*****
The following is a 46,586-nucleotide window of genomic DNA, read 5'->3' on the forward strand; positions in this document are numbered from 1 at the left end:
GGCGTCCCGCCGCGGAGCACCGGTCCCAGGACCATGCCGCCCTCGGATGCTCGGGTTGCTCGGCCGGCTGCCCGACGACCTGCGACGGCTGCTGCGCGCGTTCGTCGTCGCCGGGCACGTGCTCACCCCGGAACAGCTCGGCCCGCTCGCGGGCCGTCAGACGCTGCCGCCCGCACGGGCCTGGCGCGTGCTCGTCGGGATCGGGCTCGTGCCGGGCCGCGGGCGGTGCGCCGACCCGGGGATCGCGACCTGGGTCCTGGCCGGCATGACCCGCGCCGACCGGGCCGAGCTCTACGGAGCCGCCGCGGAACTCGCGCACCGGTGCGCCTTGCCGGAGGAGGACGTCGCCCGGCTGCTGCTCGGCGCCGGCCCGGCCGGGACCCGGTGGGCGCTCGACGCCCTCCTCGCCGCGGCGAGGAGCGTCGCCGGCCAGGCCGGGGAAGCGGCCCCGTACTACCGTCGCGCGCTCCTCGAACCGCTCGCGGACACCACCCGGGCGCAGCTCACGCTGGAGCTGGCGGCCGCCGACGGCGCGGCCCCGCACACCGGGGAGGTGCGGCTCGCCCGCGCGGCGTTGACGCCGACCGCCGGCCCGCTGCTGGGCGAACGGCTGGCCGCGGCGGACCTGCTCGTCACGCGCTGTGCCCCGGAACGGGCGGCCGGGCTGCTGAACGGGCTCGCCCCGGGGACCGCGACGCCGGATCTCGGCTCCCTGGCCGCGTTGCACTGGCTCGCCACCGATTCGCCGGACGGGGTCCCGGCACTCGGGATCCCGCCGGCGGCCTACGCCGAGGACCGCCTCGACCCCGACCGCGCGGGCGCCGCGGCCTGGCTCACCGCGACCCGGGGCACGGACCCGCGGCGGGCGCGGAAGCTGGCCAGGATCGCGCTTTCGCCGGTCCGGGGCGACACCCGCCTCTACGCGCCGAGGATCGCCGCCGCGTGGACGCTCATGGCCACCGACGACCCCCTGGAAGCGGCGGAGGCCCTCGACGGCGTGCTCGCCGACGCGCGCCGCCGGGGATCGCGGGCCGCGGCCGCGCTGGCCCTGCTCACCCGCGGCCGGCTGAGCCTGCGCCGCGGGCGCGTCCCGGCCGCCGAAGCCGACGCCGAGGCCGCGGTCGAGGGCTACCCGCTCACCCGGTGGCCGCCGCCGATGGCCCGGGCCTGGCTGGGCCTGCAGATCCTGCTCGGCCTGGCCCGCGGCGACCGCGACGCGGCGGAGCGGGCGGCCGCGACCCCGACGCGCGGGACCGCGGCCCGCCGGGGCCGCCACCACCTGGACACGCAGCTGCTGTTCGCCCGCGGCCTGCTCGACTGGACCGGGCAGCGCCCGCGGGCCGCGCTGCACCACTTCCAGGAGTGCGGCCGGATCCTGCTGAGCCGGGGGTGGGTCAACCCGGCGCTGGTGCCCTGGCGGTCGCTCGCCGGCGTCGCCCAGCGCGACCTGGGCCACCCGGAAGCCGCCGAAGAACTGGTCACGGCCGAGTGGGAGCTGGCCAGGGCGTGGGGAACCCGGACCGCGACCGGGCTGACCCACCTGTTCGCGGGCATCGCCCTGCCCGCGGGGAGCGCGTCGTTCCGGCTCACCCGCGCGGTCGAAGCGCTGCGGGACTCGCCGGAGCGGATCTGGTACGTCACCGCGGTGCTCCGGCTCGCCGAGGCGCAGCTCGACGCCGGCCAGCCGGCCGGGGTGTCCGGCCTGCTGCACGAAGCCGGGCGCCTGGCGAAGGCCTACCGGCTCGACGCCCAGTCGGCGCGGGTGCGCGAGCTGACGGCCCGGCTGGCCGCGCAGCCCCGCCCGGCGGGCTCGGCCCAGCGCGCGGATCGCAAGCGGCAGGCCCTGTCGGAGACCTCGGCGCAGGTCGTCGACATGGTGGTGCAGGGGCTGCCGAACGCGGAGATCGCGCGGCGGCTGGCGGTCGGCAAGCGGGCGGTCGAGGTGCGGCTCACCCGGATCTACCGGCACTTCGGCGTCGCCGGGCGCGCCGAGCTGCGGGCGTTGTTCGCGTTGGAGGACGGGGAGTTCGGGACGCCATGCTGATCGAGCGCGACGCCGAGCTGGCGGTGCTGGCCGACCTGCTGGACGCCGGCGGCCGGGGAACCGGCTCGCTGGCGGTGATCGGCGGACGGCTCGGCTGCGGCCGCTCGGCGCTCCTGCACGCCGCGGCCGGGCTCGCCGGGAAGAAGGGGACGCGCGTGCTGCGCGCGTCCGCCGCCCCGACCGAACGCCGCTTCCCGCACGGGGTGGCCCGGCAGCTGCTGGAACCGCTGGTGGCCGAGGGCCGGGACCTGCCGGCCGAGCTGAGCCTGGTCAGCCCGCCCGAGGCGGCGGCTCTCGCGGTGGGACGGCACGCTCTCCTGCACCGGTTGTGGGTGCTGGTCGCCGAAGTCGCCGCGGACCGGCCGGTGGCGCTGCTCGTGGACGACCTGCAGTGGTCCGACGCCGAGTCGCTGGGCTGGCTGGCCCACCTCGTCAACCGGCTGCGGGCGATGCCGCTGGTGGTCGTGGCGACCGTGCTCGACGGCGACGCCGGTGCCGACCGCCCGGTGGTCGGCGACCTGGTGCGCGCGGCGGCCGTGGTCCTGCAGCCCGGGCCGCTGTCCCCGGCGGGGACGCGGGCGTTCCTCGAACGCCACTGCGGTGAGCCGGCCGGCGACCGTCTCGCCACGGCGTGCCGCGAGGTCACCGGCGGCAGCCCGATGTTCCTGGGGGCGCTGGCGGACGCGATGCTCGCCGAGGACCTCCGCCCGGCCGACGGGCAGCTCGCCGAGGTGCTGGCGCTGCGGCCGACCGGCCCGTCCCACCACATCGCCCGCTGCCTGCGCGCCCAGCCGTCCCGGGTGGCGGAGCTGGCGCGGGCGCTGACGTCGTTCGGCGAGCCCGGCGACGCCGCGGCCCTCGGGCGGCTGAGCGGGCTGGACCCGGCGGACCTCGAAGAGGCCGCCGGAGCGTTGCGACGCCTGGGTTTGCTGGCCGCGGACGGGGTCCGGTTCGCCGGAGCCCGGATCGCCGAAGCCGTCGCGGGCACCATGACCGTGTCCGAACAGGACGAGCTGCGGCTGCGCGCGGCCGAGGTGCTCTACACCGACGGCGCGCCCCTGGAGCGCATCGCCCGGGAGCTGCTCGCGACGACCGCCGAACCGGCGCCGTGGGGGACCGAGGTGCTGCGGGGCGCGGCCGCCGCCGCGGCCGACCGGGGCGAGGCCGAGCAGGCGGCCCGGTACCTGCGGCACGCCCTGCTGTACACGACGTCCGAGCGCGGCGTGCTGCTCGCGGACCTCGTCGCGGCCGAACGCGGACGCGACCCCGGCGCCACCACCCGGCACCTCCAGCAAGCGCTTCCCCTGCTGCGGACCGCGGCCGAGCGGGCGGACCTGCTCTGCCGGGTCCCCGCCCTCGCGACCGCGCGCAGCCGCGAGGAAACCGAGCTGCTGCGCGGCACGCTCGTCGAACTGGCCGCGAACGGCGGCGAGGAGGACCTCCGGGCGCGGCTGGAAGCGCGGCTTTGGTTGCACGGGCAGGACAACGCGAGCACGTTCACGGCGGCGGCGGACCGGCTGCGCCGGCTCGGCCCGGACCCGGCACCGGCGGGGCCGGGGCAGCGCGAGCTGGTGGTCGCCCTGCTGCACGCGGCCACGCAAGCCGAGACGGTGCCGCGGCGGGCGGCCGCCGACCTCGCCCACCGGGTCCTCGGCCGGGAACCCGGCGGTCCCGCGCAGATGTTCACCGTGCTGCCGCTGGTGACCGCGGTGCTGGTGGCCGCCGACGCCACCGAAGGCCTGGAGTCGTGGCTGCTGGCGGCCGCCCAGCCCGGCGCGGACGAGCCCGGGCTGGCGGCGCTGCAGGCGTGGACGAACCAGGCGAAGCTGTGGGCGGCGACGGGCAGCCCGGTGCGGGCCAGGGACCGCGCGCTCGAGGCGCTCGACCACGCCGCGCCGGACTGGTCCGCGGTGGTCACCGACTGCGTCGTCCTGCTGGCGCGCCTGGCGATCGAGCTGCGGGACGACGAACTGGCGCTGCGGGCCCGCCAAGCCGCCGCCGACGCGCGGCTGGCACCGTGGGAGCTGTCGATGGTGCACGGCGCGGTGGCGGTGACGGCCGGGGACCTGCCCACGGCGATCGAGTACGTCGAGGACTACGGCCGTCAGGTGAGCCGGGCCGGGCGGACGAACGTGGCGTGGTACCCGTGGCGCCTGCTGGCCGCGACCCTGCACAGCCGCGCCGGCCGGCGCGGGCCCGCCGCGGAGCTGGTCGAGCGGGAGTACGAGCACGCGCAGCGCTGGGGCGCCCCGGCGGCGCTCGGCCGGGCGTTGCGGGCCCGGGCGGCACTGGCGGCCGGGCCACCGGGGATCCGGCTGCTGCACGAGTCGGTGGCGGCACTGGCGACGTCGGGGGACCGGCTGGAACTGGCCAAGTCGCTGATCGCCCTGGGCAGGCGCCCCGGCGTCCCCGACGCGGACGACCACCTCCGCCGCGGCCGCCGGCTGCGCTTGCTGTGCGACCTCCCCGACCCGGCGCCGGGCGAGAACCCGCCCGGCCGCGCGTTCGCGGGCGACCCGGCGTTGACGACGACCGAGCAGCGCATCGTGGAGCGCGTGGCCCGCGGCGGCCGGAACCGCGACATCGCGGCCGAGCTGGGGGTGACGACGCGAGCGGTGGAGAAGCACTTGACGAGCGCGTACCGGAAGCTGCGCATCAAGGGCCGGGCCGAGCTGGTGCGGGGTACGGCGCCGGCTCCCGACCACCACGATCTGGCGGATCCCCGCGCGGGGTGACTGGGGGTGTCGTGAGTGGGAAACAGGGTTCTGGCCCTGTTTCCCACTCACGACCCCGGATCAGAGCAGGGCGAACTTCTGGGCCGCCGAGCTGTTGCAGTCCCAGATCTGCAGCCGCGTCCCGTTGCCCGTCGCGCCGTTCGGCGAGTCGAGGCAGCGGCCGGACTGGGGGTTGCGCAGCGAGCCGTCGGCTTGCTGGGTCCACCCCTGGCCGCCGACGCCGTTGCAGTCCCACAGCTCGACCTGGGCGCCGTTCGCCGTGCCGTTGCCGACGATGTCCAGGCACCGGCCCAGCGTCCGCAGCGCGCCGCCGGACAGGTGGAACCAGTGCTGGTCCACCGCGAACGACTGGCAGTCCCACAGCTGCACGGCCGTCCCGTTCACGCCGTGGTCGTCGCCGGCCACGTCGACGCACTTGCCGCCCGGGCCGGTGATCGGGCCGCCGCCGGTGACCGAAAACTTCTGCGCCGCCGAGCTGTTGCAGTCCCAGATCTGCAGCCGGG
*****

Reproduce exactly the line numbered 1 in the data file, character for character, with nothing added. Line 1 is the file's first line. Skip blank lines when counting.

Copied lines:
The following is a 46,586-nucleotide window of genomic DNA, read 5'->3' on the forward strand; positions in this document are numbered from 1 at the left end: